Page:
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Re: Dinosaur Genera List corrections #67
From: "Jonathan R. Wagner" <firstname.lastname@example.org>
> In fact, it should contain *more* homoplasies, as the hypothesis
> generated in the paper assumes a *minimal ammount of homoplasies*...
> Thus, any other tree should include a
> *greater* number of homoplasies.
One of the problems with the traditional sort of maximum parsimony
analysis is that it tends to ignore the uncertainty factor. In
particular, even if the best tree is only one or two steps longer
than the next dozen or so trees, and those extra steps are all in
characters that are homoplasies or reversals in the "best" tree,
these other trees are ignored. Yet, a proper statistical analysis
would almost certainly show that the differences in parsimony among
the entire set are *insignificant*. That is, for a statistical point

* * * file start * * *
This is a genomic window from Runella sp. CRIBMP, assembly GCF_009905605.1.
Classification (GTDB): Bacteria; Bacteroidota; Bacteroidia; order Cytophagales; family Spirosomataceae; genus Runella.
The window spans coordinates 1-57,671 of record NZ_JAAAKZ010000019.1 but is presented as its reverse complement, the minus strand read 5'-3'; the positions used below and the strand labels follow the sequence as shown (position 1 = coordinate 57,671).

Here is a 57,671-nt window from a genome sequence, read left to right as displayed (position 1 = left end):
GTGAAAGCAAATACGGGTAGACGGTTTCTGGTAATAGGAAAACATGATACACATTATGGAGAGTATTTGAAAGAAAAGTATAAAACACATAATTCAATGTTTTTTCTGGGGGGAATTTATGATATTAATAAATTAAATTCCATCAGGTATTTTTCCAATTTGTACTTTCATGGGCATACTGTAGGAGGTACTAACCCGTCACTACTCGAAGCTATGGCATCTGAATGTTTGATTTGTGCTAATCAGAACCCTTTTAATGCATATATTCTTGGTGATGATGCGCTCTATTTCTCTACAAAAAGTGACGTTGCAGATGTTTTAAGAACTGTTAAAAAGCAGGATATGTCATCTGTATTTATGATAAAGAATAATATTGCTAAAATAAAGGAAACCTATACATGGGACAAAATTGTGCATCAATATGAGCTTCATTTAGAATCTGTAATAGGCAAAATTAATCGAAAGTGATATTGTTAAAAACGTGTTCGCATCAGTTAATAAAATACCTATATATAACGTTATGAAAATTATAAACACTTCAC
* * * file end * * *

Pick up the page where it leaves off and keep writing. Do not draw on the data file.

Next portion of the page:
of view, it is frequently the case that the several nearly most
parsimonious trees are statistically equivalent.
Hopefully I will be able to find this article Sunday, but I am
doubtful that my library has the right journal, and even if it does,
the current issue may not be on the shelves yet.
So, does this article use some method like consensus trees or
presentation of multiple alternative trees to show the range of
variation amoung the best trees? If not, I would be highly skeptical
of their results.
Another point that I just thought of: what non-avian species are
included in the cladogram? Does their sample range as widely as,
say, the Ceratosauria??
Also, unless their character matrix includes any characters used
in prior studies that place these animals outside of Avialae,
or they show why those characters cannot be used, then any prior
cladograms are, IMHO, just as valid as theirs. Just because theirs
is the newest doesn't make it the best.
The peace of God be with you.